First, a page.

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Dungeons and Dragons: Complete Animated Series!





basementgamesltd
Hey All,

I thought I'd set a post aside to reflect on an old, but classic anime in honor of Gary Gygax. My friend came home with this DVD set of DnD: The Animated Series about 6 months ago and I've watched most of it. I'll tell ya, it's kinda tough to get used to at 1st, especially being adapted to many of today's intense graphics in animated cartoons/animes.

Anyways, the people at BCI Eclipse have established themselves as masters at releasing cartoons on DVD with great care, no small feat given Filmation's reputation and the time-compressed PAL masters that Hallmark left behind before destroying everything else (or so the story goes). With Dungeons & Dragons, though, things were much more hopeful, just so long as the artificial commercial breaks, mystifying edits, and the awful new theme that Saban created for recent re-airings were absent.

Naturally, Murphy's Law had to kick in, in the form of The Walt Disney Company.

Nine episodes (every episode from "City At The Edge Of Midnight" until the finale, with the exception of "The Traitor", "The Last Illusion", and "The Dungeon At The Heart Of Dawn"-one third of the show's 27 episodes, for those counting at home) have had three pieces of music-one "oasis" theme and two fast-paced, dramatic battle themes-replaced. All three were penned and conducted by Rob Walsh. To the experienced fan of the cartoons of Marvel and Sunbow, this replacement comes as a surprise, since Walsh's music was never removed from Rhino's Sunbow releases, where it is extremely prevalent, to the point of even totally supplanting that of Johnny Douglas.

What makes this especially aggravating is that the UK DVDs were untouched, "The Dungeon At The Heart Of Dawn" (a Walsh-heavy episode) is untouched, and Disney has created new music that is really bad, a maddening choice considering that the majority of the missing cues have been replaced by the familiar music of Johnny Douglas (and other than in "The Dragon's Graveyard", where Walsh's music is vital, the change is not immediately recognizable). We don't deserve this unexplained set of changes, and BCI *really* doesn't, because they have done an awesome job assembling features for this set.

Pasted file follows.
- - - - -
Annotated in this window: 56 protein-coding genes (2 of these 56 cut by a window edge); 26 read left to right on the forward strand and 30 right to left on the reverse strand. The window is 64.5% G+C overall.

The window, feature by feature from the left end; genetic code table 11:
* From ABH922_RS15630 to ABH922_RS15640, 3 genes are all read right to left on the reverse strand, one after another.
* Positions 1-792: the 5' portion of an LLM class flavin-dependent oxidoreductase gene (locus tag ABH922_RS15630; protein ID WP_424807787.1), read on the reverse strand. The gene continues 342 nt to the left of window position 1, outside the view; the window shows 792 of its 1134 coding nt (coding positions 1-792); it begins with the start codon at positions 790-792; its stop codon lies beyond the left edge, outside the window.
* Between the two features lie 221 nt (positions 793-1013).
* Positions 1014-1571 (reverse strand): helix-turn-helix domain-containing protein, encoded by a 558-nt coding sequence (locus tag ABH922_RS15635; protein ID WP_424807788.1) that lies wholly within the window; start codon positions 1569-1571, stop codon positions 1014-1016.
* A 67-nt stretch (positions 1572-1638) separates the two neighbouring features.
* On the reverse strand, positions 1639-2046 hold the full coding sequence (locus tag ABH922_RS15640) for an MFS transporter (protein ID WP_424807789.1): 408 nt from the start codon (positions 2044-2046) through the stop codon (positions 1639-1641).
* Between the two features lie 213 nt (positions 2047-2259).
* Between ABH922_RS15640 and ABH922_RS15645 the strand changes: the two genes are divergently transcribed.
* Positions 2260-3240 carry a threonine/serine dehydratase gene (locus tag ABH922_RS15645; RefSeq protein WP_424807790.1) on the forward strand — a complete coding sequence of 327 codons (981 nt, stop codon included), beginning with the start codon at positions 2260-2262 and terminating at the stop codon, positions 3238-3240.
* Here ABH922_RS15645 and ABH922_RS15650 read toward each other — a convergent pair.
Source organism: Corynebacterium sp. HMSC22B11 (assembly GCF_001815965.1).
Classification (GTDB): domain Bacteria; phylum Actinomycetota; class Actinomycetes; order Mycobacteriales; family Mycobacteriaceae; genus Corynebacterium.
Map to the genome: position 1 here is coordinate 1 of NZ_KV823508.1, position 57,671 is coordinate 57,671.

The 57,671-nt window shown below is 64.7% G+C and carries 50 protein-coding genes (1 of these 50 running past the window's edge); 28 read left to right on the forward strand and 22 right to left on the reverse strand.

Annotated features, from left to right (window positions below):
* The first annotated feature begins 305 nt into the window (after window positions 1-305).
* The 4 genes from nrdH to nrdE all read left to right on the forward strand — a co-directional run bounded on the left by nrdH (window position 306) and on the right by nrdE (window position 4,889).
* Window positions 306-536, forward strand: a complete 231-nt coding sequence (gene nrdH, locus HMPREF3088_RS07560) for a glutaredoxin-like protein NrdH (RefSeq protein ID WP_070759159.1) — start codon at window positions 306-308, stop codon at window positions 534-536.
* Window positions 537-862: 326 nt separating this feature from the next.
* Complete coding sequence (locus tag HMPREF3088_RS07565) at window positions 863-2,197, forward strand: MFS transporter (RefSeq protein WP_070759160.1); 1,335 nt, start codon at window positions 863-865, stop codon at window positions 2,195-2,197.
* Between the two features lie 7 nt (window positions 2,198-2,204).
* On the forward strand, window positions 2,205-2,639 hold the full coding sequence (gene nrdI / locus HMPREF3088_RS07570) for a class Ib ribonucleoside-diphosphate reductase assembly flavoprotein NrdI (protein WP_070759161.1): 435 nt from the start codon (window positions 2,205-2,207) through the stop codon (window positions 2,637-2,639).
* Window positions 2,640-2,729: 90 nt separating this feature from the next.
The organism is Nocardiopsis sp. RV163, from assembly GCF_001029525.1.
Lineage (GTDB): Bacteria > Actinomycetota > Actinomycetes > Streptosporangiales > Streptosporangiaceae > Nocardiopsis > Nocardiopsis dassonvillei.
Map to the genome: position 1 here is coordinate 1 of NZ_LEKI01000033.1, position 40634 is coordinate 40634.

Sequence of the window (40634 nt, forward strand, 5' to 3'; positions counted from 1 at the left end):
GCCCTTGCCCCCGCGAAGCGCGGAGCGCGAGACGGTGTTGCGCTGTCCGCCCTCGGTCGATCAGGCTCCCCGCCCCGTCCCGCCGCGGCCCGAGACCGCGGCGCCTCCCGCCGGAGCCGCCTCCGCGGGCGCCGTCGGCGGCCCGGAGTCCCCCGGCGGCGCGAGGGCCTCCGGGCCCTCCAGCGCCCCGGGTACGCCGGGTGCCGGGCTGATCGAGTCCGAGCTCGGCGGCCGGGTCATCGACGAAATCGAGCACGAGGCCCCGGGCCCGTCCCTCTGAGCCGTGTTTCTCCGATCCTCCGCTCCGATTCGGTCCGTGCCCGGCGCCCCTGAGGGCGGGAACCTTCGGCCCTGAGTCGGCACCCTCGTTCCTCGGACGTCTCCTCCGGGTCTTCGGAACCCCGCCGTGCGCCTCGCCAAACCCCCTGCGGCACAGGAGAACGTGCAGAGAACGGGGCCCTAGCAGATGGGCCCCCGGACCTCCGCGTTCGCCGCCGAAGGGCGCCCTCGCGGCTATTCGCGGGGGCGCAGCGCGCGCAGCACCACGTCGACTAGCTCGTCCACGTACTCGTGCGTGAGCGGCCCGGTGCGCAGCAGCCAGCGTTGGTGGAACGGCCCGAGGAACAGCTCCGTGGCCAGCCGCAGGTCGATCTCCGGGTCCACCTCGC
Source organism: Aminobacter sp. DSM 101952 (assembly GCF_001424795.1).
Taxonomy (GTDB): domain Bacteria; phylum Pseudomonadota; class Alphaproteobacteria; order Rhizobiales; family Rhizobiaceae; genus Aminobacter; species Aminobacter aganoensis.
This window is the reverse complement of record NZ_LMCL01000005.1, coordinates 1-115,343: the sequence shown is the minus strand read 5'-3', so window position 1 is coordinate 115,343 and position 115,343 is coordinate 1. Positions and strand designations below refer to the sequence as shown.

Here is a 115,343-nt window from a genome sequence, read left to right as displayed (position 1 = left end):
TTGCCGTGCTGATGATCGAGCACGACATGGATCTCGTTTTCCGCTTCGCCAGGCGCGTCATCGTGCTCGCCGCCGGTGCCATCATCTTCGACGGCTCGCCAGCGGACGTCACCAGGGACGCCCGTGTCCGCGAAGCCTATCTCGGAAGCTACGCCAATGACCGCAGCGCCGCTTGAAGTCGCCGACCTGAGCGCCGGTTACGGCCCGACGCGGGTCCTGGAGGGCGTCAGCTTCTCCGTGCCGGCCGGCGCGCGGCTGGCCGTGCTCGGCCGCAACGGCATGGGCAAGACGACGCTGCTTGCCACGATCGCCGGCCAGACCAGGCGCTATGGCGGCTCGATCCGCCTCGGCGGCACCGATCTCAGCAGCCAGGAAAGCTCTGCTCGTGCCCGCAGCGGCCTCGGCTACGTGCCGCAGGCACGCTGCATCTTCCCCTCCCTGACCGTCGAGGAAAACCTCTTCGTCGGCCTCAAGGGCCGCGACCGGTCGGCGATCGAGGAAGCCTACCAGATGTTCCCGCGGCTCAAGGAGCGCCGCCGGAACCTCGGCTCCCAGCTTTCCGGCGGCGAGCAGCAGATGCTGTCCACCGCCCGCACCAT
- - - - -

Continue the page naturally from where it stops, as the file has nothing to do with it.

First and foremost of these extras is a radio play rendition of Michael Reaves' unproduced (and nigh legendary) series finale, "Requiem". While Katie Leigh (voice of Sheila, the thief) is the only original cast member present, the voices assembled (especially for Hank and Dungeon Master) are close matches. Second are two commentaries (moderated excellently by Andy Mangels) and a very nice documentary. Third is the alternate/rare footage, but there are only two of the episode previews, and the best of the series openings (for the second season) looks like an ancient PAL transfer (sped up and zoomed in). Fourth is a plethora of scripts, storyboards, and other documents from the series' production. Also present is a fan-made production and extensive (and I mean *extensive*) character and object biographies (with appropriate clips from the series).

If not for Disney's imposed meddling with the soundtrack, this set would qualify as the best '80s cartoon released to date. It has a great deal of special features, excellent packaging, and even manages to (finally!) bridge the gap between the actual D&D game to the series. While I would have liked to have seen all of the "Today on Dungeons & Dragons..." previews (or at least known that this was an issue, so I could have contributed the two or three extras I have on barely-acceptable VHS tapes) and the season 2 opening at its proper speed and resolution, these seem like minor concerns when compared to the unnecessary music replacement on this set. Shame on Disney for downgrading an excellent purchase to three-quarters of what it should be.

Keep it real...
Felixurban
used to watch it with my DM and fellow players every Saturday morning as a kid. Smile I hate to hear about the music but this seems to be a common thing for a LOT of tv shows of the pre-dvd era and even some older movies. I'm a huge zombie movie fan and it's breaks my heart that I have to change audio tracks during certian parts of "Return of the Living Dead" Part 2 becasue of this music issue (for some reason it seems the changes are only made in the English tract and NEVER in the other language tracks or the commentary track). I guess there are legal reasons for all that, but it stinks! Also, we should have a moment of silence for the passing of the man (Gary Gygax) himself.
Sad
BlackroseDigitalDesigns
Thanks for the fantastic review and all the research you put into it. Great job, it has definitely put that collection on my wish list.
kriszara